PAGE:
It also signifies the first time Japanese troops will be allowed to return to Philippine soil since the Imperial army’s occupation during World War II.

Speaking after the signing, Kamikawa hailed the pact as a great achievement that would help “maintain and strengthen a free and open international order based on the rule of law.”

Teodoro said the deal was a step forward for the region and would add another layer to bilateral and defense relations. It would also help “uphold the essence, principles, and concepts of international law particularly UNCLOS (United Nations Convention on the Law of the Sea),” he said.

Japanese Defense Minister Minoru Kihara said the Philippines and other Southeast Asian nations were strategically important for Japan, as they are situated at a key junction of its sea-lanes.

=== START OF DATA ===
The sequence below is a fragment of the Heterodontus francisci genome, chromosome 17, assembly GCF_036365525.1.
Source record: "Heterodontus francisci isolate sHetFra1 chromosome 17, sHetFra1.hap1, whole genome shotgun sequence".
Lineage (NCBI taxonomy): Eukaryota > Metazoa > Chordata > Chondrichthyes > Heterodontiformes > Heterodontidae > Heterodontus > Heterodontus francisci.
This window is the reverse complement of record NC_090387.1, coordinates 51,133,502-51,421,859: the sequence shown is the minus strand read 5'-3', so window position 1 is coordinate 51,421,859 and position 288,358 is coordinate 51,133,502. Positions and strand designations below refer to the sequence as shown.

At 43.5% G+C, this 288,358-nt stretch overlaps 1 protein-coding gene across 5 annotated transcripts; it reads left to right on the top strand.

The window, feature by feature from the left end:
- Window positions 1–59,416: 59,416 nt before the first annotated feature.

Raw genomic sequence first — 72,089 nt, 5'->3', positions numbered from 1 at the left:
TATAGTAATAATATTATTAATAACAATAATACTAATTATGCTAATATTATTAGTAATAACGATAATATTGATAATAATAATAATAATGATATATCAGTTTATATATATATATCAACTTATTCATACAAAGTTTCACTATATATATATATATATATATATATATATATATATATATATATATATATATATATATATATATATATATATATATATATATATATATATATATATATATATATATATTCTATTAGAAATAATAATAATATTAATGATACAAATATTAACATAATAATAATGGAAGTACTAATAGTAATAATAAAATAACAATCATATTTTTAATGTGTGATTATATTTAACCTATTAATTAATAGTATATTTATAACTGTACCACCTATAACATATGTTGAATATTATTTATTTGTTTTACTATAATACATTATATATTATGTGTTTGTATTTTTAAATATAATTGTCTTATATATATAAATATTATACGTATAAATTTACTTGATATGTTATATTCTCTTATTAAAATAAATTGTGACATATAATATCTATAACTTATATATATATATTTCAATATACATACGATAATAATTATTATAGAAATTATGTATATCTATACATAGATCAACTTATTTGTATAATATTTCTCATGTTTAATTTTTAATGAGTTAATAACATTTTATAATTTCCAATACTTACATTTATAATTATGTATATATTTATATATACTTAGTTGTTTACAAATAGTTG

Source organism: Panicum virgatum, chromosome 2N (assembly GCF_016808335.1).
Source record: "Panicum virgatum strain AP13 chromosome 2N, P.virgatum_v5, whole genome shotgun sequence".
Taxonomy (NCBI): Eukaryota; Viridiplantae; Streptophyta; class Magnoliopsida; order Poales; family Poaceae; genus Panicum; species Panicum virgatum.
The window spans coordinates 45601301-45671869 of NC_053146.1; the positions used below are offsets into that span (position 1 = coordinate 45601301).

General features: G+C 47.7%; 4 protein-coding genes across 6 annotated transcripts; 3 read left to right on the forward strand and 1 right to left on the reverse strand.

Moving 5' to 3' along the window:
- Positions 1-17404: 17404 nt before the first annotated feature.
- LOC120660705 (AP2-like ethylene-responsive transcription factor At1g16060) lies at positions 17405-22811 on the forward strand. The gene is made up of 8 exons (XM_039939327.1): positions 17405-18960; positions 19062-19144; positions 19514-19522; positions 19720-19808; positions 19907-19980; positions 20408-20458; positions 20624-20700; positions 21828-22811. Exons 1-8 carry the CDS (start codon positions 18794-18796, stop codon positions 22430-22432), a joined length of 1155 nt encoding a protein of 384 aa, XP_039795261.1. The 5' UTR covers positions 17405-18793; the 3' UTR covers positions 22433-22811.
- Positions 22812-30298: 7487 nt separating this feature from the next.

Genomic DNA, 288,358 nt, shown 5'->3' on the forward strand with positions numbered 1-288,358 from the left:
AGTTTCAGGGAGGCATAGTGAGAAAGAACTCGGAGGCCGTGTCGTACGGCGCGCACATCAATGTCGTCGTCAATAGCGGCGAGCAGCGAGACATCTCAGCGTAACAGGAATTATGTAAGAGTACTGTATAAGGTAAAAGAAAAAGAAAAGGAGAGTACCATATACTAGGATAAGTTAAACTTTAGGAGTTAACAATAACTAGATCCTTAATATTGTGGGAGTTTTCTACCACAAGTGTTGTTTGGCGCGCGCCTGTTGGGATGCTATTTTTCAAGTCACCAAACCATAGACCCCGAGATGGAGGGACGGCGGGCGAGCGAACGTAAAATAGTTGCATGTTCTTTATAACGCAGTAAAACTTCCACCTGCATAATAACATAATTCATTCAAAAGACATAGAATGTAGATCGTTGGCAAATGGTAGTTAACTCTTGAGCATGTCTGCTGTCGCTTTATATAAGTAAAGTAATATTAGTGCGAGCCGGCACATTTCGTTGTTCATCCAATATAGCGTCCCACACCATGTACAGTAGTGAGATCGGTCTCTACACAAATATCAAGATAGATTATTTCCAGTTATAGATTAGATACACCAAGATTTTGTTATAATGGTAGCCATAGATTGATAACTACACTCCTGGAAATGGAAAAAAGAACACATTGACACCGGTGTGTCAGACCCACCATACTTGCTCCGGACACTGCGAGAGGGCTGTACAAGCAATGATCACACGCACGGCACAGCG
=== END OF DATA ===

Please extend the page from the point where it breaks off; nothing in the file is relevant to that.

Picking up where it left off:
He added Japan was keen to deepen trilateral and quadrilateral ties, with the Philippines, United States and Australia.

The Philippine defense and foreign secretaries (right, second from right) join hands with their Japanese counterparts (left, second from left) after their “2+2” meeting at the Shangri-La Hotel in Taguig City, Metro Manila, July 8, 2024. [Jojo Riñoza/BenarNews]

The signing of the RAA comes amid escalating tensions between Manila and Beijing in the South China Sea.

On June 17, Filipino officials said China Coast Guard personnel, armed with pikes and machetes, punctured Philippine boats and seized firearms during a resupply mission to an outpost on Second Thomas Shoal.

One Filipino sailor lost a finger in the clash, the third such encounter this year in which Philippine personnel have been hurt.